She never thought her gender would be an issue during her tryout for the Ryerson Rams baseball team, but being the only woman on the field brought Brittany Chan some unexpected attention.
After all the questions were answered and cameras were put away, the Ryerson Rams began their inaugural season with a 5-3 victory over the University of Guelph Gryphons on Saturday.
Chan, a second-year hospitality and tourism student, wasn’t in the lineup. She didn’t survive the final round of cuts over the summer.
During the summer tryouts, Chan pitched two innings. She says she believes it was her shaky first inning that sealed her fate. Her inability to find the strike zone was something out of the ordinary for her because she prides herself on throwing the ball accurately across the plate.
She received an email while she was getting ready for work one day that broke the bad news. For the first time in her life, she hadn’t made the cut.
“I don’t mean to be cocky or anything, but it’s just never happened. I just didn’t know how to deal with it at first,” she says.
Chan says although she was upset about not making the team, she also felt relieved.
“It was all over. All the stress, all the people asking me questions and giving me all this attention that I didn’t want,” she says.
People kept asking questions about trying out for a sports team dominated by male players.
“To me, it’s not about (being the only woman on) the men’s baseball team,” she says. “It’s not a big deal to me because it’s what I do all the time. That’s what stressed me out because I didn’t want to make it a big deal.”
Ben Rich, the Rams’ head coach, did his best to ensure the judgment process was no different with Chan than any of the other players.
“It’s not about her being male or female. It’s about putting together the best team possible,” he says. “If a female can compete at that level, all the power to her. I’m not about restricting anyone from putting forward their best effort.”
Rich says Chan was pretty close to making the team.
“She has virtually flawless mechanics on the mound and she commands the ball pretty well. But ultimately, it came down to a couple pitchers that were ahead of her in terms of velocity, sharper movements on their curveballs and secondary pitches.”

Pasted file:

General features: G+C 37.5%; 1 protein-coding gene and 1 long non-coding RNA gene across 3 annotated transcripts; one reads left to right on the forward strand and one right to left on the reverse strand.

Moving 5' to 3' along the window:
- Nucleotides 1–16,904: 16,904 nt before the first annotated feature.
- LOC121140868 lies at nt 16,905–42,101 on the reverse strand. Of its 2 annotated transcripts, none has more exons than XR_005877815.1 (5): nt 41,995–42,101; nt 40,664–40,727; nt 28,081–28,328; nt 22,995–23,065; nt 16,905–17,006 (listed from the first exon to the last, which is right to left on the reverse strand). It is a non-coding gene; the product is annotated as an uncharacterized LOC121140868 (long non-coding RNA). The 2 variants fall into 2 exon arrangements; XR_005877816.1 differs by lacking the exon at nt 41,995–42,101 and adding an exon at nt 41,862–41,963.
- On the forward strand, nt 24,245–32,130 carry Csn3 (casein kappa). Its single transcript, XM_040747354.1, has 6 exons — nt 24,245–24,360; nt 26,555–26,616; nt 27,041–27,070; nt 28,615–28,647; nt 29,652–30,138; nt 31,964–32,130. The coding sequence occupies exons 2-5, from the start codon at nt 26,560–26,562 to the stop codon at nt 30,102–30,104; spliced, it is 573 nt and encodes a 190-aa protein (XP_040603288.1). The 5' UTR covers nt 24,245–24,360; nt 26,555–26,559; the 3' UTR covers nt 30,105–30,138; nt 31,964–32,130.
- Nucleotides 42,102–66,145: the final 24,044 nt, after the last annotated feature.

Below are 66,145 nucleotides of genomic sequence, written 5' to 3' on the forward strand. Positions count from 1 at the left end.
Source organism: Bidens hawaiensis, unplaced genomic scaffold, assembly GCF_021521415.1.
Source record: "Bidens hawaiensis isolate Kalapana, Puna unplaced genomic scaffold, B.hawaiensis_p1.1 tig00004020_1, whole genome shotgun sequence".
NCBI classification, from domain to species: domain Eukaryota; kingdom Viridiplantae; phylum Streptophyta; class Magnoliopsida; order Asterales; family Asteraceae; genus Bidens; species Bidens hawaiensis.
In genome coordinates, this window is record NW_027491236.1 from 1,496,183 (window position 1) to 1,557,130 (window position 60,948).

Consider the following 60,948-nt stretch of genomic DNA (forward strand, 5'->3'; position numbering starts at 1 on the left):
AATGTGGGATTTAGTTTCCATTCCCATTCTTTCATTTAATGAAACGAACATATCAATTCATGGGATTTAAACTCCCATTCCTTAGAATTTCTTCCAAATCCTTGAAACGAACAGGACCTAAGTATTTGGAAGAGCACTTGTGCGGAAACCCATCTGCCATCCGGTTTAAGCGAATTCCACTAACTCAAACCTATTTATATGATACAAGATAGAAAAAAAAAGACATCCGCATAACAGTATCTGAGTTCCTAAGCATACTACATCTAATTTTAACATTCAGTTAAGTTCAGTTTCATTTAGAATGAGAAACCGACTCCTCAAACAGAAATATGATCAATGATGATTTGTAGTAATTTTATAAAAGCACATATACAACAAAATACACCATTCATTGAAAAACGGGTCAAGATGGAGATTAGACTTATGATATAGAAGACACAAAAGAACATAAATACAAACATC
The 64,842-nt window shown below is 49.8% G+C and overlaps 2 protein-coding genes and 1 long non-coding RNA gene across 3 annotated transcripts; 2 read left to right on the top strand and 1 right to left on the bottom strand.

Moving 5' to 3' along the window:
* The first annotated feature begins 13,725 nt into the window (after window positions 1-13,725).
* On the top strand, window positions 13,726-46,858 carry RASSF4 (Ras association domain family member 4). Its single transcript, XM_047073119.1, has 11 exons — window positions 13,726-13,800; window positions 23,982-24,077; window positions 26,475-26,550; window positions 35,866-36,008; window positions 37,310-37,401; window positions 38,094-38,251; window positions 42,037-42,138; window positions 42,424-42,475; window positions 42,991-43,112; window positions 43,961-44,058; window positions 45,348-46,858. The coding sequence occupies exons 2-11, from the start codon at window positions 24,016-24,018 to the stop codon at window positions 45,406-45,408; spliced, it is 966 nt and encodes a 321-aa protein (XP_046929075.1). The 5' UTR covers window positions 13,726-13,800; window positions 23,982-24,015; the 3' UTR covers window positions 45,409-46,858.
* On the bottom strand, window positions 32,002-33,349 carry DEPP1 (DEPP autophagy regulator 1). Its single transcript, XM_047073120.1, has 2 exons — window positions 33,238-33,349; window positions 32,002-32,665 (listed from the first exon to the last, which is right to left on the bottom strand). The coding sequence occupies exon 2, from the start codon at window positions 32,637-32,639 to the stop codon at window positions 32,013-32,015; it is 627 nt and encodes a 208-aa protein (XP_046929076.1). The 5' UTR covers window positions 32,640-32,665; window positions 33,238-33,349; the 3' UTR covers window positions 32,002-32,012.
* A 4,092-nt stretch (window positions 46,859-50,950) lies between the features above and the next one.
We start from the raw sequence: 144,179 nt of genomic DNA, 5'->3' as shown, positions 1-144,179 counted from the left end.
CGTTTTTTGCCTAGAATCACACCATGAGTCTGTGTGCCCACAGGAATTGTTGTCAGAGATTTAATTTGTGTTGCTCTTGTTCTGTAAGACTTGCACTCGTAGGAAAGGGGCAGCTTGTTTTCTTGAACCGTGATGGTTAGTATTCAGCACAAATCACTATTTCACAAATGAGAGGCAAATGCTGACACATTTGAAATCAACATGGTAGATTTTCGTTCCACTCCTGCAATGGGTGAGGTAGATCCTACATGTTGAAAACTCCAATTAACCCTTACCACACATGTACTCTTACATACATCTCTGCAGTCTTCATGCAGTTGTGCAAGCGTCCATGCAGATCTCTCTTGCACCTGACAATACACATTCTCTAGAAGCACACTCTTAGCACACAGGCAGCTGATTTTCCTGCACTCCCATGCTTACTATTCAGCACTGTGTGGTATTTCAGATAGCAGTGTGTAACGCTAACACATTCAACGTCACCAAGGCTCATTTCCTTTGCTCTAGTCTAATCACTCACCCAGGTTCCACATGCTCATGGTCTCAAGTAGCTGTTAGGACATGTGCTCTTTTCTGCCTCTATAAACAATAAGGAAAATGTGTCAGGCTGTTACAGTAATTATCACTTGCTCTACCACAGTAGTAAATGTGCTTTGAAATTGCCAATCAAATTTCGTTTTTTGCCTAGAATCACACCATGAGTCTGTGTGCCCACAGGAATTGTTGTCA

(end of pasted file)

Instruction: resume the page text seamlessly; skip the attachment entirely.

The CBC was one major news outlet to report on Chan’s experience. Even though the coverage didn’t help her cope with the common stresses that come with trying out for a sports team, she believes it helped educate people about the basic aspects of determination and highlighted the various avenues women can take if they are seriously contemplating playing competitive women’s hardball.
Although she didn’t make the team, Chan has a competitive future ahead of her. She is heading to British Columbia next July to participate in a Canadian National Invitational Tournament where women’s national team manager André Lachance will select the women he will take to Japan for the 2014 Women’s Baseball World Cup.
Chan says if she makes the team, would be unsure of trying out for Ryerson’s baseball team again next fall. It all depends on how much she has recovered after her time away.
“You can turn a step back into a comeback in a way. Take it as a learning thing,” she says. “Learn from what you failed at and use it as motivation if anything to become better.”
This story was first published in The Ryersonian, a weekly newspaper produced by the Ryerson School of Journalism, on September 11, 2013.
Masters Student. Sports Lover. Fitness Fanatic.
Originally from the West Indies, Hayley loves everything to do with sports. Equestrian turned journalism student, she needs to know what is happening on the court, the field and of course the racetrack.
Given that Secretariat is her favourite athlete, she hopes to someday witness a Triple Crown unfold. This difficult feat hasn't been accomplished since Affirmed won the Kentucky Derby, Preakness Stakes and Belmont Stakes in 1978.
For this reason, Hayley continues to wait for the next big sports story to spring forth from the gates.